Day 1712: Legacies

Earlier this week, I witnessed a discussion about legacies in a therapy group.  People spoke about the legacies left them by their families and also the legacies they hope to leave behind.

I’ve established a legacy here of defining my terms, so …

noun, plural legacies.
1. Law. a gift of property, especially personal property, as money, by will; a bequest.
2. anything handed down from the past, as from an ancestor or predecessor:
“the legacy of ancient Rome.”
3. an applicant to or student at a school that was attended by his or her parent.
4. Obsolete. the office, function, or commission of a legate.
5. of or relating to old or outdated computer hardware, software, or data that, while still functional, does not work well with up-to-date systems.

The discussion of legacies in the group focused on the second definition (although I’m now thinking about old or outdated computer hardware, software, or data, which seems to be an ongoing legacy of the information revolution).

Here’s what I wrote about legacies in the group:



Just to be clear, I’m not hoping to leave behind the legacy of a broken heart.   That drawing illustrates something else the group discussed: when something is broken, there can be great strength at the places of mending and healing.  Ernest Hemingway, who left behind a legacy of great literature, said it this way:

The world breaks every one and afterward many are strong at the broken places.

Actually,  Hemingway’s legacy in A Farewell to Arms was in the context of this:

“If people bring so much courage to this world the world has to kill them to break them, so of course it kills them. The world breaks every one and afterward many are strong at the broken places. But those that will not break it kills. It kills the very good and the very gentle and the very brave impartially. If you are none of these you can be sure it will kill you too but there will be no special hurry.”

I’m hoping one of my legacies to my son will be this view from our new home:


… but who knows what that legacy will look like by the time I’m gone.

I’ve tried to leave behind a legacy of great music in this blog. Here‘s The Legacy Trio playing Pat Metheny’s “Question and Answer.”

What do you think about the legacies in the post?  You could leave a comment behind, below.

I also try to leave a legacy of gratitude.  Thanks to all who helped me create today’s blog and — of course! — to you and all your legacies.

Categories: group therapy, personal growth, photojournalism | Tags: , , , , , , , | 18 Comments

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18 thoughts on “Day 1712: Legacies

  1. I hope the legacy of the Hemingway Museum in Key West resists the pending fury of Irma, Ann.

  2. In Australia our Legacy is “ANZAC” day….

    • To make sure we all understand that legacy, I’ll quote Wikipedia:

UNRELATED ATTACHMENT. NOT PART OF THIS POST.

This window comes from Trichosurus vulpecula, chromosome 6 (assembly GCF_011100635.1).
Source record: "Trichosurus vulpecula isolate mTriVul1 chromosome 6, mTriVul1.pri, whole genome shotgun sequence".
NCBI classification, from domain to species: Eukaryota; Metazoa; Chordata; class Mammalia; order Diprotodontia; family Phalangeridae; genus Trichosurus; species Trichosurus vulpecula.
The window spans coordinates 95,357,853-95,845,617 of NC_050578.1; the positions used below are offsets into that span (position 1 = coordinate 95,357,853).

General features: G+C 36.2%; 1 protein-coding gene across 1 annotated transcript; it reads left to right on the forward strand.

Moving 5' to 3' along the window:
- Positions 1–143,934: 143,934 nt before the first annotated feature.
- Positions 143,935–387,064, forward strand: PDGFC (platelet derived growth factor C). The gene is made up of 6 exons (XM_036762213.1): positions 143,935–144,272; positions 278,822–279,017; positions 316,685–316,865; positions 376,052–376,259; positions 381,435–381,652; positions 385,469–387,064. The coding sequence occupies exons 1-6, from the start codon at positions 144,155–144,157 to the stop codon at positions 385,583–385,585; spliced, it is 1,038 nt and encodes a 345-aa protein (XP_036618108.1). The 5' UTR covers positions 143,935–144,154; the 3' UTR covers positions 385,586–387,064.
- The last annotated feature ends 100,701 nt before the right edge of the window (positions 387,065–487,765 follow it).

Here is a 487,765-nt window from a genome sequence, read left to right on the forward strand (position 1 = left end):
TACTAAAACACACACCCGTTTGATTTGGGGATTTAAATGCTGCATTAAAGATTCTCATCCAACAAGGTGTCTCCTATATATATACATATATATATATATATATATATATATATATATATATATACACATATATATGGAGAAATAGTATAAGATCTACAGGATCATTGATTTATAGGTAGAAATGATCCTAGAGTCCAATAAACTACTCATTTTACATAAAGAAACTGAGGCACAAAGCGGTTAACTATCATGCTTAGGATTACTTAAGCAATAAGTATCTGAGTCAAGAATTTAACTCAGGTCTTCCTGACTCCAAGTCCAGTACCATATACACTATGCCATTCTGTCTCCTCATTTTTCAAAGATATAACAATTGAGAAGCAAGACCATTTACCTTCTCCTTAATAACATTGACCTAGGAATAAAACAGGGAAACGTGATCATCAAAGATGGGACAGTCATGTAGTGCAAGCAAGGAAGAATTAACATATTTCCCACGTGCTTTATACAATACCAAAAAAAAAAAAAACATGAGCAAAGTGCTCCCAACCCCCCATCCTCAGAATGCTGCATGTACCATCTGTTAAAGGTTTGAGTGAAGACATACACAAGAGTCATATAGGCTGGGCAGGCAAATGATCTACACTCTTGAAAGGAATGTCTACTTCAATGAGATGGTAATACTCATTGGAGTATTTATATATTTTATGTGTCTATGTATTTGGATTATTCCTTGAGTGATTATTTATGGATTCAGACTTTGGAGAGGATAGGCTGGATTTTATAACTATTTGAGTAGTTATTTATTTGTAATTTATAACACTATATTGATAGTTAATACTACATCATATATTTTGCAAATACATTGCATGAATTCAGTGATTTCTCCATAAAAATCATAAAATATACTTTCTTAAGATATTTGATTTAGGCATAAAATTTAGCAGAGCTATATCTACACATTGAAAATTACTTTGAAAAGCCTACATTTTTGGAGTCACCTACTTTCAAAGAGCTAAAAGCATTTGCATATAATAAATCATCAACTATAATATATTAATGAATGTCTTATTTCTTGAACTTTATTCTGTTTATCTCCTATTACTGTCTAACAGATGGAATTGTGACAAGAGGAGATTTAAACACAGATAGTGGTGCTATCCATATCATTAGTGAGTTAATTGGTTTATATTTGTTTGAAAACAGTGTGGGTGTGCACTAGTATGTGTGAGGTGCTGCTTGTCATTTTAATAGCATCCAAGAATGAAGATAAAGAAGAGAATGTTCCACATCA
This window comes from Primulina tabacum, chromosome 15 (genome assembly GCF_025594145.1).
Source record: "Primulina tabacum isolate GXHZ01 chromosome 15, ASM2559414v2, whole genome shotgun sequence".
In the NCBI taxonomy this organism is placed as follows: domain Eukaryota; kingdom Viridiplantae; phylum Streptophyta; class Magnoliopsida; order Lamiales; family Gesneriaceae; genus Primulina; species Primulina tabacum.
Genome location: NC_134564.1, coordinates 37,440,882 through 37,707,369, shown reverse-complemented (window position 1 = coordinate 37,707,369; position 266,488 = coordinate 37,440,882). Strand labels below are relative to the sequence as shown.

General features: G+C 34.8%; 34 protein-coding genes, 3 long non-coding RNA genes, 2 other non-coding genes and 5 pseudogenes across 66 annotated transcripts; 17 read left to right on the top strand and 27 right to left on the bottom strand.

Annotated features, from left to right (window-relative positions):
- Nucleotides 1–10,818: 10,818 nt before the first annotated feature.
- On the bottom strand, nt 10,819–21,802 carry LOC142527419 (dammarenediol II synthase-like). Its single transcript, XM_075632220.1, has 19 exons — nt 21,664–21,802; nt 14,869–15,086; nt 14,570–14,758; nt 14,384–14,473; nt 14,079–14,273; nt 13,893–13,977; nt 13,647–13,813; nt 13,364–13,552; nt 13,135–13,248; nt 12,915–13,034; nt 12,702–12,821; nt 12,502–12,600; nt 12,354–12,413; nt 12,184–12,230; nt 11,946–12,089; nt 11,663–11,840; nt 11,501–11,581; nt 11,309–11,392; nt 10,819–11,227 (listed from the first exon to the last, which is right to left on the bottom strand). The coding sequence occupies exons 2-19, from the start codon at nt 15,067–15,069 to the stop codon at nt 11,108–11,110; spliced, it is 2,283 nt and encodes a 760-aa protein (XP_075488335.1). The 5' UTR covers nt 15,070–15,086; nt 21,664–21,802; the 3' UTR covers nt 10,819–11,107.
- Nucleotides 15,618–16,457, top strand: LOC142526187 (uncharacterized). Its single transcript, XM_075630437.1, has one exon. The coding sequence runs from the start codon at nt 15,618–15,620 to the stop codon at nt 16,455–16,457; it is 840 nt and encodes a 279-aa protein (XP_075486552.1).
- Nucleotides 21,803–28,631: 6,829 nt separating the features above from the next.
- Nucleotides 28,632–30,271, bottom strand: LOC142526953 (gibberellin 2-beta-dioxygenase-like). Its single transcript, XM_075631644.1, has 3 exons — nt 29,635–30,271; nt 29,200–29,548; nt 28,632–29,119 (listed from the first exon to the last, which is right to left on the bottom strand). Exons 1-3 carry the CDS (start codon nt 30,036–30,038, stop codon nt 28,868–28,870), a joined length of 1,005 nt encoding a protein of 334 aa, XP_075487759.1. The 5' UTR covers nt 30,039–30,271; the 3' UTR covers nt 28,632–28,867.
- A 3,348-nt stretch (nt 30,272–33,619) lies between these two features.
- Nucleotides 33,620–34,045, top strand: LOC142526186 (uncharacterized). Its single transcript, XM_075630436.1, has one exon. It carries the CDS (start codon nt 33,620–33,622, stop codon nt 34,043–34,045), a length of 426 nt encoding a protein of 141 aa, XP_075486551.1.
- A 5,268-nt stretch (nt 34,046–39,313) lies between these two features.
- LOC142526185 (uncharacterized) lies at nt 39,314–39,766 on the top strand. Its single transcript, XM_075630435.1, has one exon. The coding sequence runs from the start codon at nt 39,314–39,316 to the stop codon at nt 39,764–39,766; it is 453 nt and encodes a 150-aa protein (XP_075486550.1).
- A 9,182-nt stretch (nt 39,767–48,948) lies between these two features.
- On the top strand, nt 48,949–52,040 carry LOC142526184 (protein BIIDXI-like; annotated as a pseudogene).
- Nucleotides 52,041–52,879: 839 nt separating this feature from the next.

Anzac Day /ˈænzækˈdæi/ is a national day of remembrance in Australia and New Zealand that broadly commemorates all Australians and New Zealanders “who served and died in all wars, conflicts, and peacekeeping operations” and “the contribution and suffering of all those who have served”. Observed on 25 April each year, Anzac Day was originally to honour the members of the Australian and New Zealand Army Corps (ANZAC) who fought at Gallipoli against the Ottoman Empire during World War I.

      Anzac Day is also observed in the Cook Islands, Niue, Pitcairn Islands, and Tonga, and previously was a national holiday in Papua New Guinea and Samoa.

  3. You said this so good, Ann 🙂
    I would like to leave the love of life to my kids.

  4. At first I misread “What I want to leave behind” as “What I want to get rid of”, then I remembered that you were speaking about legacies. All the things you want to leave behind are, of course, wonderful legacies, which is why I’ve reread the list three times now.
    Repetition and being remembered are, of course, the keys to a legacy. As long as you are not forgotten you’re never really gone.

  5. A legacy is a big thing to leave behind. Possession-wise, I don’t think I have much. Except a unicorn collection. Hopefully I leave behind heart. Some of us feel too much, but that’s a good thing in its own way. It stirs compassion. Something else I’d like to leave behind.

  6. As you will know by now, I signed probate papers yesterday – synchronicity, I think

  7. I frequently think about the legacy I want to leave my grandchildren. Time is shorter than with my own children, so I feel more urgency to make every moment meaningful. I think the legacy I will indeed leave them is that they know their grandmother very truly adored them! Maybe that is enough to carry them through, should our time not extend as long as I sure do hope it does. 🙂 Your parents left you a wonderfully long list of very special traits. Those are the only “legacy commitments” I even care about. I have a lot of family heirlooms, and they’re nice, but I never think of them in the context of legacy. You touched a nerve with this post, Ann, because I think if we love and care for others, there’s a responsibility to consider where and how we leave your touch. Lovely post!

    • You touched me with this lovely and heart-felt comment, Debra. You’ve left quite a legacy of those on this blog. Many thanks.

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